"In response to a specific query about this, Mammmut had this to say...
"you had a question on your Mammut rope Phoenix 8mm and whether it can be used in twin and half rope technique in one single pitch. This is the case, you can always clip the two rope strands as twins, then split them as doubles, join again etc. This is exactly the advantage of half ropes compared to twin ropes where you always need to clip both ropes."
Hope this helps you,
best regards from Switzerland,
Productmanager Climbing Equipment
Mammut Sports Group AG, Birren 5, CH-5703 Seon"
"here's what Mammut has to say about the subject in our rope booklet: "...here you have the choice between twin rope technique, where both ropes run parallel through the protection and half rope technique, where the «left» and «right» ropes run separately through different protection points...". (incidentally that is available here, there's some good info buried within... http://www.mammut.ch/images/Ma... ) Speaking only for Mammut, we generally don't certify our ropes to more than one standard because there is a very real concern that people make assumptions about a rope based on the fact that it is marketed differently, that often don’t really hold true. As an example, our Serenity 8.9mm single rope was initially introduced with both single and half rope specs and many people assumed that it was “more durable” than a thinner half rope, when the reality is that it was far less durable than our thinner Genesis 8.5mm rope.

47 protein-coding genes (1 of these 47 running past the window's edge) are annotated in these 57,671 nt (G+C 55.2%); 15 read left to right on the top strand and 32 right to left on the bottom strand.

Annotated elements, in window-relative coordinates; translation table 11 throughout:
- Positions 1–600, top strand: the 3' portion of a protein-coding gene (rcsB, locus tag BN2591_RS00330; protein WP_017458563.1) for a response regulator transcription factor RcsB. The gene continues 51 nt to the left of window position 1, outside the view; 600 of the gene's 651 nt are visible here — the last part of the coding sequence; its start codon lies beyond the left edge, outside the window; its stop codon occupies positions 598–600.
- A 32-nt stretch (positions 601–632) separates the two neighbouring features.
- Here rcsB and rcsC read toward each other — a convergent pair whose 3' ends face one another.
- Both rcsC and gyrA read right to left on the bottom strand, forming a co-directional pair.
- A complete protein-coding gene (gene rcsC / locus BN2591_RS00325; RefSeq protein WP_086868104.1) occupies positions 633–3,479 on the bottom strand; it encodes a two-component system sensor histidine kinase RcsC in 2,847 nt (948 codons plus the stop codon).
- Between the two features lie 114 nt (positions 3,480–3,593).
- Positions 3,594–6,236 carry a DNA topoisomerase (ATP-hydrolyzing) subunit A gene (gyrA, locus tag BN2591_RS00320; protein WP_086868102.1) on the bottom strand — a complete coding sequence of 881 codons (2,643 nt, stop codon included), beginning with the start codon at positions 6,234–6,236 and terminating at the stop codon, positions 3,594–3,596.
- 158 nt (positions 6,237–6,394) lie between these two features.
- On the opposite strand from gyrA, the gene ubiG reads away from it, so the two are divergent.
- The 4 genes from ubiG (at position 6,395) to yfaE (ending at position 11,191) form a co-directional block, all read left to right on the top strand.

In general we would rather steer people into using their ropes in the manner that will result in the greatest degree of utility for most people, which is why we have shied away from dual certifications like this. It isn't right or wrong, but my sincere belief is that more people wind up with a rope that better suits their needs as a result. Hopefully that adds a bit of perspective, but please fire away if it raises still other questions."
> Clipping both ropes doubles the stiffness of the system......
Hardly, the impact force is only increased by about 10% to 20%. You can see this by either working through the standard model or by looking at ropes which are rated for single and twin use:-
Tendon Master single 8.7kN twin 9.6kN
Mammut Revelation single 8.7kN twin 10.1kN
Beal Joker single 8.2kN twin 9.3kN
Since in real like you will never get the lengths exactly the same it wouldn´t matter anyway.
> Any chance they were using twins, not halves?